The above statement shows the perils of totalitarian leadership. It highlights the abuse of power by the elite to impose their will on helpless and vulnerable people. Based on the negative outcomes of this leadership style, Nineteen Eighty-Four warns us about the dangers of totalitarian leadership. The views of Orwell (155) indirectly support an alternative leadership model (democratic leadership), as a better model of governance. Many writers have also supported this movement by explaining the dangers of totalitarian leadership. They appear below
Main Writers and Works of the Movement
The 1941 essay, England your England, is like Nineteen Eighty-Four because in both essays, Orwell (1) shows the dangers that totalitarian governments pose to national cultures. For example, in England your England, he showed how Nazi rule threatened England’s prosperity as a unified culture (Rodden 97). Similarly, he also showed the advantages of promoting democracy and equality among communities. Although he uses the “class approach” to advance this view, he acknowledges the need to adopt democratic ideals for the future prosperity of human societies (Rodden 94).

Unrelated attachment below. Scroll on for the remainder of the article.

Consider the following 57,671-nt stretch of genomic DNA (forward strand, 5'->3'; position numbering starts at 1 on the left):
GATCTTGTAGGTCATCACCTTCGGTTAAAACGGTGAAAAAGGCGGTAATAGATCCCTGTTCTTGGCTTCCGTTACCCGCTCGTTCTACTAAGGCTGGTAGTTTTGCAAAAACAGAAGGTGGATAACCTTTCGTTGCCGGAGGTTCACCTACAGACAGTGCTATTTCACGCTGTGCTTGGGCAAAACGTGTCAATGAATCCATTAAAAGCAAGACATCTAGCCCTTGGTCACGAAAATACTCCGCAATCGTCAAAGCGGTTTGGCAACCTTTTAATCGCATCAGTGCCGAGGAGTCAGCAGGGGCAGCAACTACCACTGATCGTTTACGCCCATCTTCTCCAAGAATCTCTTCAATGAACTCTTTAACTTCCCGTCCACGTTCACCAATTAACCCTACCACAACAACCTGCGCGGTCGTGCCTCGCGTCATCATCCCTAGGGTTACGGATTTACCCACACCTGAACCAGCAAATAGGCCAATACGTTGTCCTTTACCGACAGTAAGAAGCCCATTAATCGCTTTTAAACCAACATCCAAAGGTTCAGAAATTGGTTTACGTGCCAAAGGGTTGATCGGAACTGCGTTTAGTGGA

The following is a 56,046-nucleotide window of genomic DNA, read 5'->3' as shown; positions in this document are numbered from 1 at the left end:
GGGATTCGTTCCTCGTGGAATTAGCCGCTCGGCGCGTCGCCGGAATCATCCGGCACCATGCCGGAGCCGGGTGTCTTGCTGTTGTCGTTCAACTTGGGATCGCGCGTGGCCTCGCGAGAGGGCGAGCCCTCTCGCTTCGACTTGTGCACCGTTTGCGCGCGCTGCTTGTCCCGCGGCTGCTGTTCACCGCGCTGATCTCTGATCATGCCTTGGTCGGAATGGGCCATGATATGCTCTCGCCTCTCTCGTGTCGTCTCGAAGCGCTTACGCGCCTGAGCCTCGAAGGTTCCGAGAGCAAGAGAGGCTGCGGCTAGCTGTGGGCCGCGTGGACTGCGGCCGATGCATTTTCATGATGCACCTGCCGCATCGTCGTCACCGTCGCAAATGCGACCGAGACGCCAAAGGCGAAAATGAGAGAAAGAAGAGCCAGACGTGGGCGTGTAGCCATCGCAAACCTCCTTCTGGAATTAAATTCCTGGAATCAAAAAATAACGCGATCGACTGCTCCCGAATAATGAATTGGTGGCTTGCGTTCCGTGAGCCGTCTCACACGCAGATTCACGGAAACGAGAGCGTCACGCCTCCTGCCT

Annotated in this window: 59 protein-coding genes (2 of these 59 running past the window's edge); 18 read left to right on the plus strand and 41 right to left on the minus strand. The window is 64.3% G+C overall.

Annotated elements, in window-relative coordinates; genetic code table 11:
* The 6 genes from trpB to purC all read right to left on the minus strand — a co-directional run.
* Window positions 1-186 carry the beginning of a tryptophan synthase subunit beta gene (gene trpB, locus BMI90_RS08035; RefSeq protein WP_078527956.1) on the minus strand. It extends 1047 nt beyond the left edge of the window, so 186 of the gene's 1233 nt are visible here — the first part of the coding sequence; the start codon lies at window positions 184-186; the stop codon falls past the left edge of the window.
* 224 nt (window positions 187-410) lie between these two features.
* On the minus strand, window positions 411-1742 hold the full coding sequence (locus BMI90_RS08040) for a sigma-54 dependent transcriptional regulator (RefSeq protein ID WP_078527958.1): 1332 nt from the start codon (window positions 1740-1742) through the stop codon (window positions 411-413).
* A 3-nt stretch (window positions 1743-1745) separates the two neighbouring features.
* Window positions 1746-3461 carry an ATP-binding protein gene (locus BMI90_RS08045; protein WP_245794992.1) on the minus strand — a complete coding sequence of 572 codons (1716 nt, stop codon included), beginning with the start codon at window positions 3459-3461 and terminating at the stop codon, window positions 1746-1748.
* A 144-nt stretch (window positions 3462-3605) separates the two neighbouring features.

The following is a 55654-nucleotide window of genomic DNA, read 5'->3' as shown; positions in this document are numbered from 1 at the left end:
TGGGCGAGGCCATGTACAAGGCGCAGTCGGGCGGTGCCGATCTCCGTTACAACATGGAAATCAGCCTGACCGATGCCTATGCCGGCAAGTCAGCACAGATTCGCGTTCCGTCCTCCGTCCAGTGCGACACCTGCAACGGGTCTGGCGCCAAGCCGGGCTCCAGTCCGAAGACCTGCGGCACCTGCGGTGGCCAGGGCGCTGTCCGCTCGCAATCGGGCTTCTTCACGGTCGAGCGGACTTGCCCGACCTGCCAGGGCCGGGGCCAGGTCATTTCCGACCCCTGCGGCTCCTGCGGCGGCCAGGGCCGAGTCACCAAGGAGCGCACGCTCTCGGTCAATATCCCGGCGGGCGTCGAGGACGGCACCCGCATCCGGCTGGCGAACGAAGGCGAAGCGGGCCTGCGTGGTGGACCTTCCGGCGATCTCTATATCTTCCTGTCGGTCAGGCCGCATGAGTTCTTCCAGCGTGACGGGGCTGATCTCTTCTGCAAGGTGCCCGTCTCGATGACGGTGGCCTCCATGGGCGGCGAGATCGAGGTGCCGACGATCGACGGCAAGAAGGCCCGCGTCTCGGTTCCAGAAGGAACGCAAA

The ideas of James Burnham also reflect the views of Orwell (1), through his essay, James Burnham and the Managerial Revolution. In this literary work, Burnham says, authoritarian leaders could easily change power structures to maintain political power, at the expense of the middle class and other “helpless” citizens (Thody 106). Using the same approach, he says these oppressive and anarchical powers exist in Europe, America, and Asia (Thody 106). Since they cannot completely fight wars among themselves, they would have to look for dominance elsewhere (by conquering new territories around the world). Structurally, they would be hierarchical states, where a few people wield a lot of power, while poor and helpless people live at the bottom of the pyramid, as semi-slaves (Thody 106).